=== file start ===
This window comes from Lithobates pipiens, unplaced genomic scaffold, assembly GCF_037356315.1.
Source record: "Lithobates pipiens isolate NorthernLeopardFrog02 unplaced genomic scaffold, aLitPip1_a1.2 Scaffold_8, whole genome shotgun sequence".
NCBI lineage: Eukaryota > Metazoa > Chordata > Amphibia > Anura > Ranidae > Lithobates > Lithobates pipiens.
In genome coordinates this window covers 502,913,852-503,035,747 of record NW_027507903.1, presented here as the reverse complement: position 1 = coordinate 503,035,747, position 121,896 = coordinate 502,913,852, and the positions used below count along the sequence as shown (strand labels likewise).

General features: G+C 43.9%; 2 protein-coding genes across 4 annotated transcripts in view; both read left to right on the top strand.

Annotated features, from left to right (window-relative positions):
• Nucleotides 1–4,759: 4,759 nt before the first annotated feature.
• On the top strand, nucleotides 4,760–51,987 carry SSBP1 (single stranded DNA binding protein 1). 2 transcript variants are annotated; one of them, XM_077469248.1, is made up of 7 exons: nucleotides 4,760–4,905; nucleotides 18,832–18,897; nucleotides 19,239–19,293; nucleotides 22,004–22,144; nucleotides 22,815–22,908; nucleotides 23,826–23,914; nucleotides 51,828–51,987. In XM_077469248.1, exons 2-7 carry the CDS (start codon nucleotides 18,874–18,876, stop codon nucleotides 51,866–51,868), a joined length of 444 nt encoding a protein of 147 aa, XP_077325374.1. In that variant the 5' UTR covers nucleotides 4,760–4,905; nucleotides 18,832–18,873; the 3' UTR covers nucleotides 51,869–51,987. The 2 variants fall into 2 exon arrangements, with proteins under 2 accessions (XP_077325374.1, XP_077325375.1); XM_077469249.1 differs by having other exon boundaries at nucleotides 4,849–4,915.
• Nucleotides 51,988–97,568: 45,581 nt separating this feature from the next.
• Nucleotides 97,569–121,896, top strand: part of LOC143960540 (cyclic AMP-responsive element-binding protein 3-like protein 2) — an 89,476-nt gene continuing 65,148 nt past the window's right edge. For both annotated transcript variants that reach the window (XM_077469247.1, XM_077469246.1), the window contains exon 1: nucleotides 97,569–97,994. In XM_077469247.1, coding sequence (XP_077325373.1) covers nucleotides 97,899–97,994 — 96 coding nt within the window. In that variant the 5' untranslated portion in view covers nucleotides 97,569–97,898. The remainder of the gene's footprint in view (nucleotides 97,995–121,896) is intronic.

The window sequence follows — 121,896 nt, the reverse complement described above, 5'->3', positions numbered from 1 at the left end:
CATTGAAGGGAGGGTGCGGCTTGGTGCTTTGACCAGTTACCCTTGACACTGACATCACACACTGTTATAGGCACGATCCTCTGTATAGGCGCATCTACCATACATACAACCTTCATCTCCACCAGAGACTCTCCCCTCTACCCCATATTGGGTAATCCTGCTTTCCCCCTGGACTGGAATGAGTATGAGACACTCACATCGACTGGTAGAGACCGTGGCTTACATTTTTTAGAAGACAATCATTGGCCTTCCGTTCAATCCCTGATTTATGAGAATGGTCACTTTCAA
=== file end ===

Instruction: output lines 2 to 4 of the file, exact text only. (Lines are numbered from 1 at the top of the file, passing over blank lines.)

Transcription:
Source record: "Lithobates pipiens isolate NorthernLeopardFrog02 unplaced genomic scaffold, aLitPip1_a1.2 Scaffold_8, whole genome shotgun sequence".
NCBI lineage: Eukaryota > Metazoa > Chordata > Amphibia > Anura > Ranidae > Lithobates > Lithobates pipiens.
In genome coordinates this window covers 502,913,852-503,035,747 of record NW_027507903.1, presented here as the reverse complement: position 1 = coordinate 503,035,747, position 121,896 = coordinate 502,913,852, and the positions used below count along the sequence as shown (strand labels likewise).